Deconstructing the Geopolitics Behind Social Infrastructures in China and Colonial Hong Kong
3: School Curricula and Changing Approaches to the Socialization of Hong Kong Youth
Friday, March 25, 2022
1:30pm – 3:00pm EST
Virtual Paper Presenter(s)
Kyushu University, Japan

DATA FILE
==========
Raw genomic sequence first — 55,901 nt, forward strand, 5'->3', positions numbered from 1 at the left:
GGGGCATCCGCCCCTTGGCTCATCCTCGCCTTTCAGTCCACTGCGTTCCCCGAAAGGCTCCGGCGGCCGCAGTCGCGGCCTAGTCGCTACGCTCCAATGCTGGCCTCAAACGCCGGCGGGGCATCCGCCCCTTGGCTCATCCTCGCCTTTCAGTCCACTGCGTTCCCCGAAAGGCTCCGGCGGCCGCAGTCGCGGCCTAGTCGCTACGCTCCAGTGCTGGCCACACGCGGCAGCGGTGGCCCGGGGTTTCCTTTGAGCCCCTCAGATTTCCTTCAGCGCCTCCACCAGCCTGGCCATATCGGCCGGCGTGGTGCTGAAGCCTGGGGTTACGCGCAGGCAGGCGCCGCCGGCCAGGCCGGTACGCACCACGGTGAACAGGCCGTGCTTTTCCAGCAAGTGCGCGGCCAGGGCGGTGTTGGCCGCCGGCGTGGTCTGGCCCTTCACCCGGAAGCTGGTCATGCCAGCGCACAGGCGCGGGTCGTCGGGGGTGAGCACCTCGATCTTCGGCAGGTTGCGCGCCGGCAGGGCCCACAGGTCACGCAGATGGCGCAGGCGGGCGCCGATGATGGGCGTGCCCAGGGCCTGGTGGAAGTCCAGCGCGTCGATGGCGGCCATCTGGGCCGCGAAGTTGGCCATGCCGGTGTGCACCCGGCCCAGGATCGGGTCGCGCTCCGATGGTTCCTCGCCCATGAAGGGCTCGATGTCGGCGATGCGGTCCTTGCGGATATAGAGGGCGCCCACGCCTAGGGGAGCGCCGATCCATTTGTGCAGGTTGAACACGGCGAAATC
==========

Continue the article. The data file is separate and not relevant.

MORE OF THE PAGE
This paper analyzes the shifting approach of the authorities in late colonial and contemporary Hong Kong to the development of school curricula, with particular reference to those subjects seen as most crucial for purposes of political socialization (Chinese History, History, Civics, etc.). drawing on my doctoral research. It draws on the presenter's earlier work both on the politics of History as a school subject from the 1960s onwards, and on the history of popular resistance to efforts by both colonial and postcolonial regimes to reform those aspects of schooling seen as most closely implicated in identity formation. It then relates this to an analysis of recent debate in Hong Kong over education's alleged role in fueling youth unrest, and its supposed potential as a means of countering anti-Beijing sentiment. It thus offers a critique of attempts by pro-Beijing elements to use claims regarding the deracinating effects of 'colonial' education to legitimate calls for enhanced 'national education'. The paper concludes by arguing that the history of curriculum development in colonial and postcolonial Hong Kong suggests that attempts to intensify 'national education' are, if anything, likely to exacerbate rather than ameliorate the alienation of local youth from the Chinese mainland.